Laura Burke plays the role of Jelly

Laura Burke plays the role of Jelly

Emerald Pig in a ‘Fine balancing act’

Comedy and tragedy in The Attic, The Pearls and Three Fine Girls, which plays in Maple Ridge May 1-3, May 8-10

To get three strangers to bond like a truly dysfunctional family, Amy Starkey made them explore and analyze.

It took delving into their own families, a lot of asking “why?”

“We needed to find the characters and the relationships before we could go into the comedy of it,” says Starkey, who directs Emerald Pig Theatrical Society’s production of The Attic, the Pearls and Three Fine Girls.

“It had to come from a very authentic place before we could start throwing ourselves around the stage and going for the laughs.”

In The Attic, The Pearls and Three Fine Girls, we meet Jayne, a closeted corporate shark; Jojo, a perpetually broken hearted professor and Jelley, an eccentric artist with a penchant for boxes.

When their father dies and leaves strict instructions for a “wild party” of a funeral, the ensuing wild romp through the attic of their childhood home sees the Fine sisters do battle with themselves and each other, regressing, expressing and exploding, as they grasp and test the bonds of sisterhood.

Collectively written by Martha Ross, Aless Dufresne, Ann-Marie MacDonald, Jennifer Brewin, Alisa Palmer and Leah Cherniak, it’s a play described as a “remarkable balancing act of broad comedy and real drama.”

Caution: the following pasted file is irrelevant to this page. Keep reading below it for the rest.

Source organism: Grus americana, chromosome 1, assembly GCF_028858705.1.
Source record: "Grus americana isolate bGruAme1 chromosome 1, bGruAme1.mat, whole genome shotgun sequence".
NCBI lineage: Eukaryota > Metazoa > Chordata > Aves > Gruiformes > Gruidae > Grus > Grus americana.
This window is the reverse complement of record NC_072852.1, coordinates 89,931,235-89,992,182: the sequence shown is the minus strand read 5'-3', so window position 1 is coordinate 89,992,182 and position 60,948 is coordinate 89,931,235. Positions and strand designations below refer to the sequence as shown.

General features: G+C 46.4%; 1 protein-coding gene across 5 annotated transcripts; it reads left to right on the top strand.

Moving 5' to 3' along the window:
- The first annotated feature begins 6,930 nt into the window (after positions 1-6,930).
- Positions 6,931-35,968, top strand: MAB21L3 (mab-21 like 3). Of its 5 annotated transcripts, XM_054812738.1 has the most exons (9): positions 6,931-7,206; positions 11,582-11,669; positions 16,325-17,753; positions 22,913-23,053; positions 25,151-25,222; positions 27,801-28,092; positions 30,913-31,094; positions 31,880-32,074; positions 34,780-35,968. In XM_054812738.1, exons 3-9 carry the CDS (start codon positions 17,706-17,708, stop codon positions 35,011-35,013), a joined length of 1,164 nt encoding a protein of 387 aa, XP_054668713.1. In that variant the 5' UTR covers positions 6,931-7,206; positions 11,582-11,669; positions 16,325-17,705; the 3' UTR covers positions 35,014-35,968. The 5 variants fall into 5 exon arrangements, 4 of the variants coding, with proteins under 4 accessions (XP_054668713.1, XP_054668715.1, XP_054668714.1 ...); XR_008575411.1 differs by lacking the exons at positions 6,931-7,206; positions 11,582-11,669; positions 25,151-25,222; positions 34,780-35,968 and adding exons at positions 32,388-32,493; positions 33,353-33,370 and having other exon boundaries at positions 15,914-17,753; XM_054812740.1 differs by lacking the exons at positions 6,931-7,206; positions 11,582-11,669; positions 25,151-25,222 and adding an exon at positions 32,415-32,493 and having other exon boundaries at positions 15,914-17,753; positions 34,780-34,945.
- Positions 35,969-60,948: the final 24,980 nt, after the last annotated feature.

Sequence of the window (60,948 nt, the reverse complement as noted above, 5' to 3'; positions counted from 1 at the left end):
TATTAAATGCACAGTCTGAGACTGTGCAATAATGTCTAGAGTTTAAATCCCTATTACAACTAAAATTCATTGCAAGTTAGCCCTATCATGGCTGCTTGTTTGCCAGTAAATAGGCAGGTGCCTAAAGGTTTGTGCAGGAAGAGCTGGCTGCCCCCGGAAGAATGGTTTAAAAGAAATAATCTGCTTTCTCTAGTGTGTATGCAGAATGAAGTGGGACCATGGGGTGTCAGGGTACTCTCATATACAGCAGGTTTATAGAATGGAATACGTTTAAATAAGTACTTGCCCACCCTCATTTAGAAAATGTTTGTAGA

Starkey enjoyed that challenge, juggling the play’s serious themes with elements of Commedia dell’arte.

“It’s really going from one extreme to the other. That’s the beauty of theatre,” she says.

“I loved that it had these wonderful, physical moments of clownish comedy …which was woven into this wonderful, human story about three sisters dealing with the death of their final parent.”

It’s a play that’s also demanding for actors, who are tasked with transforming from adults to children at the snap of a finger.

“In one scene, we are playing ages six, twelve and nine,” says Lisa Dery, who plays Jayne. With their faces painted white, emotions pop on the faces of the actors in Emerald Pig’s production, each reactions stark.

“It’s an art of story telling. Even though there is real heart and meat to the people, we are not doing a naturalistic play.”

The physical comedy and transitions have been extremely fun for Dery.

“It’s zany and takes a lot of energy. We are all working on ways to warm ourselves up because it’s like being in an athletic event for an hour and a half.”

• The Attic, The Pearls and Three Fine Girls plays May 1-3, May 8-10 at the Hammond Community Centre. Tickets.